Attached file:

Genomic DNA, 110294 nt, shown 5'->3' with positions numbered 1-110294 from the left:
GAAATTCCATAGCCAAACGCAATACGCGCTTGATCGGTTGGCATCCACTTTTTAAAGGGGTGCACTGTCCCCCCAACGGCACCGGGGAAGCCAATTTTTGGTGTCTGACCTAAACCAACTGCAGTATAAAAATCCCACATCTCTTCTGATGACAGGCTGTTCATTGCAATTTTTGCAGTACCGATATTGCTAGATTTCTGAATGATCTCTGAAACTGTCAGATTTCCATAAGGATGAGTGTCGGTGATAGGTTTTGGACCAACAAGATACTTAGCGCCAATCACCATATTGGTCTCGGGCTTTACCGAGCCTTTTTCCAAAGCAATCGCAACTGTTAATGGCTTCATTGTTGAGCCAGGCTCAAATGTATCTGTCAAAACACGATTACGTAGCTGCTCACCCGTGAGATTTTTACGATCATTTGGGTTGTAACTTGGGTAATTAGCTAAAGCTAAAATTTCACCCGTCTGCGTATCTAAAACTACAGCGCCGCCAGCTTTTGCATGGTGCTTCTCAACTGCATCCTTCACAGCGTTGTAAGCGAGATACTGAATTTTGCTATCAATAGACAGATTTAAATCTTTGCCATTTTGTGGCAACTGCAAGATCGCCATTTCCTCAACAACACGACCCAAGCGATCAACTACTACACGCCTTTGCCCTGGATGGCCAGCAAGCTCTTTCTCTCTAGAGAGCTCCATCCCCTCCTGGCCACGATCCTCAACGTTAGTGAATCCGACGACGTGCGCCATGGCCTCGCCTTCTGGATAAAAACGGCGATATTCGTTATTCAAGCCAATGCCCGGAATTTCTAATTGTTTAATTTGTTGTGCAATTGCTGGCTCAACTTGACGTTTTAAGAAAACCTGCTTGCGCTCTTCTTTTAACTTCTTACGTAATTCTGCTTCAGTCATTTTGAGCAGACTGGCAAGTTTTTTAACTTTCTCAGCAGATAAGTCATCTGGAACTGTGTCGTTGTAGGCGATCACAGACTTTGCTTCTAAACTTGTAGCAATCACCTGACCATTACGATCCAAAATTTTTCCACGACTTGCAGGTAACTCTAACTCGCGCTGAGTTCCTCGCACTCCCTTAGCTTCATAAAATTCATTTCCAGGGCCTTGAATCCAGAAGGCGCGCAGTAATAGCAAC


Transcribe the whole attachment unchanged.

Genomic DNA, 110294 nt, shown 5'->3' with positions numbered 1-110294 from the left:
GAAATTCCATAGCCAAACGCAATACGCGCTTGATCGGTTGGCATCCACTTTTTAAAGGGGTGCACTGTCCCCCCAACGGCACCGGGGAAGCCAATTTTTGGTGTCTGACCTAAACCAACTGCAGTATAAAAATCCCACATCTCTTCTGATGACAGGCTGTTCATTGCAATTTTTGCAGTACCGATATTGCTAGATTTCTGAATGATCTCTGAAACTGTCAGATTTCCATAAGGATGAGTGTCGGTGATAGGTTTTGGACCAACAAGATACTTAGCGCCAATCACCATATTGGTCTCGGGCTTTACCGAGCCTTTTTCCAAAGCAATCGCAACTGTTAATGGCTTCATTGTTGAGCCAGGCTCAAATGTATCTGTCAAAACACGATTACGTAGCTGCTCACCCGTGAGATTTTTACGATCATTTGGGTTGTAACTTGGGTAATTAGCTAAAGCTAAAATTTCACCCGTCTGCGTATCTAAAACTACAGCGCCGCCAGCTTTTGCATGGTGCTTCTCAACTGCATCCTTCACAGCGTTGTAAGCGAGATACTGAATTTTGCTATCAATAGACAGATTTAAATCTTTGCCATTTTGTGGCAACTGCAAGATCGCCATTTCCTCAACAACACGACCCAAGCGATCAACTACTACACGCCTTTGCCCTGGATGGCCAGCAAGCTCTTTCTCTCTAGAGAGCTCCATCCCCTCCTGGCCACGATCCTCAACGTTAGTGAATCCGACGACGTGCGCCATGGCCTCGCCTTCTGGATAAAAACGGCGATATTCGTTATTCAAGCCAATGCCCGGAATTTCTAATTGTTTAATTTGTTGTGCAATTGCTGGCTCAACTTGACGTTTTAAGAAAACCTGCTTGCGCTCTTCTTTTAACTTCTTACGTAATTCTGCTTCAGTCATTTTGAGCAGACTGGCAAGTTTTTTAACTTTCTCAGCAGATAAGTCATCTGGAACTGTGTCGTTGTAGGCGATCACAGACTTTGCTTCTAAACTTGTAGCAATCACCTGACCATTACGATCCAAAATTTTTCCACGACTTGCAGGTAACTCTAACTCGCGCTGAGTTCCTCGCACTCCCTTAGCTTCATAAAATTCATTTCCAGGGCCTTGAATCCAGAAGGCGCGCAGTAATAGCAAC